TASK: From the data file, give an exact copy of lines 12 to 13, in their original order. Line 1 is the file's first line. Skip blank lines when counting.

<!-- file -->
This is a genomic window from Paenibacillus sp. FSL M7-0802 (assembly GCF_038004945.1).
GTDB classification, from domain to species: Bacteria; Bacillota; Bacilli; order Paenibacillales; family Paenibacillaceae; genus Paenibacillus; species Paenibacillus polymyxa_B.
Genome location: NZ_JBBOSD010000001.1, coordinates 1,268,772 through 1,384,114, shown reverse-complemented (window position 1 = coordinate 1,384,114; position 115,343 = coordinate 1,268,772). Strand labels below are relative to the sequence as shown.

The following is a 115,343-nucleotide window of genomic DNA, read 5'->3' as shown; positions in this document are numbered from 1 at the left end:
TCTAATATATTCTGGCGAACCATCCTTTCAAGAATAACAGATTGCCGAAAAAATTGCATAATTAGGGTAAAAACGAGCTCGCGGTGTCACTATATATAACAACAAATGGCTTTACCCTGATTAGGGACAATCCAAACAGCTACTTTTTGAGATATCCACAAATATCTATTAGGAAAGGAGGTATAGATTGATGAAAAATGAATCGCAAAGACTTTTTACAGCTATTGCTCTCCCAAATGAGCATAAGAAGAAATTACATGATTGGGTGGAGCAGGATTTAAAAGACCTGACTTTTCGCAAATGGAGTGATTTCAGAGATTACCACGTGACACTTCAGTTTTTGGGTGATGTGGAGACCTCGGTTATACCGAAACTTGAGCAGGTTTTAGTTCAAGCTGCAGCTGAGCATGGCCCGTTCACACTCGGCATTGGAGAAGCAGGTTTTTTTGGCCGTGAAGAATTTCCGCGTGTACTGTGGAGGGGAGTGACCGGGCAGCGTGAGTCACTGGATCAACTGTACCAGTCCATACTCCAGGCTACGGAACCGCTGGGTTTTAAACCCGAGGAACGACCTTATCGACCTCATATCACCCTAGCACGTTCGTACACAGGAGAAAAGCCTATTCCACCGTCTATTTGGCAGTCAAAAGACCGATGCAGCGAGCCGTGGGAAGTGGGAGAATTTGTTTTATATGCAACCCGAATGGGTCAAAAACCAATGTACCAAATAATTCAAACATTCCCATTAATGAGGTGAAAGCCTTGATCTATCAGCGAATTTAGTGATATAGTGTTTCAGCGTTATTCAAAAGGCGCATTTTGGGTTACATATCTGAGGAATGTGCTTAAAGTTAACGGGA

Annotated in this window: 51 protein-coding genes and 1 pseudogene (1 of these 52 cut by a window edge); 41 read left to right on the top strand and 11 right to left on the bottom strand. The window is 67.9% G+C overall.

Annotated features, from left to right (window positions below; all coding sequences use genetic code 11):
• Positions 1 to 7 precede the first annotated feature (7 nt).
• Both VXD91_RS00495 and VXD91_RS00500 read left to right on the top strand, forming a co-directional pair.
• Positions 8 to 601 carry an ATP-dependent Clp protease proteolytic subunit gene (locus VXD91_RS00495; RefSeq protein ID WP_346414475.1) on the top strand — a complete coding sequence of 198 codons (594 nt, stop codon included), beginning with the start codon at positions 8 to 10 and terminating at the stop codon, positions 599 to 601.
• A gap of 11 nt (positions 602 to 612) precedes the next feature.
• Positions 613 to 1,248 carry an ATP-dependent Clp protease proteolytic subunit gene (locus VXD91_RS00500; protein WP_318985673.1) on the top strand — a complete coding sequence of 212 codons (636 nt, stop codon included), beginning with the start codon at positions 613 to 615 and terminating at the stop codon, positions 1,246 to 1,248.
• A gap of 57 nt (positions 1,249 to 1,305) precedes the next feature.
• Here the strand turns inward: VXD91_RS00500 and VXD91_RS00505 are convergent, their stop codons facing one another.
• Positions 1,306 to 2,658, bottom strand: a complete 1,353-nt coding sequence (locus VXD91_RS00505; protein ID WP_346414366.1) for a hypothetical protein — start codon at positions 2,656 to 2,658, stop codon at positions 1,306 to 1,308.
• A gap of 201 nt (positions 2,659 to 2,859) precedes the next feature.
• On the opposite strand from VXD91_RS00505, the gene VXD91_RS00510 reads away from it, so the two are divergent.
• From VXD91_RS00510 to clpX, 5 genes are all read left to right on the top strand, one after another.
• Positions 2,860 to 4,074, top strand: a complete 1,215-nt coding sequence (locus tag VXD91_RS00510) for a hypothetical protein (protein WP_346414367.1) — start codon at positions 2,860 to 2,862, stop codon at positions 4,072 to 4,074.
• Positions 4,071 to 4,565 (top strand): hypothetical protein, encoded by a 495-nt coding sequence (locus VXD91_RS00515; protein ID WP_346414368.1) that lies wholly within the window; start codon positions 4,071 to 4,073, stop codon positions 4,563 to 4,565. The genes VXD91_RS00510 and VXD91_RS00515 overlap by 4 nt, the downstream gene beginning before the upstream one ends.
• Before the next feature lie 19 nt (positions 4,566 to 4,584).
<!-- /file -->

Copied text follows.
• Positions 613 to 1,248 carry an ATP-dependent Clp protease proteolytic subunit gene (locus VXD91_RS00500; protein WP_318985673.1) on the top strand — a complete coding sequence of 212 codons (636 nt, stop codon included), beginning with the start codon at positions 613 to 615 and terminating at the stop codon, positions 1,246 to 1,248.
• A gap of 57 nt (positions 1,249 to 1,305) precedes the next feature.